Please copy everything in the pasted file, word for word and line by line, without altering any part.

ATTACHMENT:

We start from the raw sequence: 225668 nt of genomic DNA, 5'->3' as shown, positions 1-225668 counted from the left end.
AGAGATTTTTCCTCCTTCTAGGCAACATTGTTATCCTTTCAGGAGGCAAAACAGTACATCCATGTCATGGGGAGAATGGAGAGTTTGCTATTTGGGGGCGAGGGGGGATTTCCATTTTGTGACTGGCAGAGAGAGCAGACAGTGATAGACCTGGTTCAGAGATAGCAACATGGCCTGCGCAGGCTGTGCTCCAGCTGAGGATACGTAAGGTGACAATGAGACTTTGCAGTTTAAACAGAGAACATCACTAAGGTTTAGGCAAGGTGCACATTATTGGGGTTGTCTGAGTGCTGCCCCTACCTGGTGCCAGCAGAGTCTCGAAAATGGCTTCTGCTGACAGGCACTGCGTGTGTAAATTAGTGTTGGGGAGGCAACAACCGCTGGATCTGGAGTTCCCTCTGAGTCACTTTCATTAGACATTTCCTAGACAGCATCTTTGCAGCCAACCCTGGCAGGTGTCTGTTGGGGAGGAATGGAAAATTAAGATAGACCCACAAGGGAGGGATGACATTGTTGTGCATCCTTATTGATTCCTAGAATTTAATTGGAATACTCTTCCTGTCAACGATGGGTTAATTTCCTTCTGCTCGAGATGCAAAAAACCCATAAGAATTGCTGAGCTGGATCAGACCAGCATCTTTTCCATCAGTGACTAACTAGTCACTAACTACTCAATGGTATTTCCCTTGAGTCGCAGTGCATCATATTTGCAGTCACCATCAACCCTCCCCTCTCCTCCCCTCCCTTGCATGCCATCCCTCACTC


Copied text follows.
We start from the raw sequence: 225668 nt of genomic DNA, 5'->3' as shown, positions 1-225668 counted from the left end.
AGAGATTTTTCCTCCTTCTAGGCAACATTGTTATCCTTTCAGGAGGCAAAACAGTACATCCATGTCATGGGGAGAATGGAGAGTTTGCTATTTGGGGGCGAGGGGGGATTTCCATTTTGTGACTGGCAGAGAGAGCAGACAGTGATAGACCTGGTTCAGAGATAGCAACATGGCCTGCGCAGGCTGTGCTCCAGCTGAGGATACGTAAGGTGACAATGAGACTTTGCAGTTTAAACAGAGAACATCACTAAGGTTTAGGCAAGGTGCACATTATTGGGGTTGTCTGAGTGCTGCCCCTACCTGGTGCCAGCAGAGTCTCGAAAATGGCTTCTGCTGACAGGCACTGCGTGTGTAAATTAGTGTTGGGGAGGCAACAACCGCTGGATCTGGAGTTCCCTCTGAGTCACTTTCATTAGACATTTCCTAGACAGCATCTTTGCAGCCAACCCTGGCAGGTGTCTGTTGGGGAGGAATGGAAAATTAAGATAGACCCACAAGGGAGGGATGACATTGTTGTGCATCCTTATTGATTCCTAGAATTTAATTGGAATACTCTTCCTGTCAACGATGGGTTAATTTCCTTCTGCTCGAGATGCAAAAAACCCATAAGAATTGCTGAGCTGGATCAGACCAGCATCTTTTCCATCAGTGACTAACTAGTCACTAACTACTCAATGGTATTTCCCTTGAGTCGCAGTGCATCATATTTGCAGTCACCATCAACCCTCCCCTCTCCTCCCCTCCCTTGCATGCCATCCCTCACTC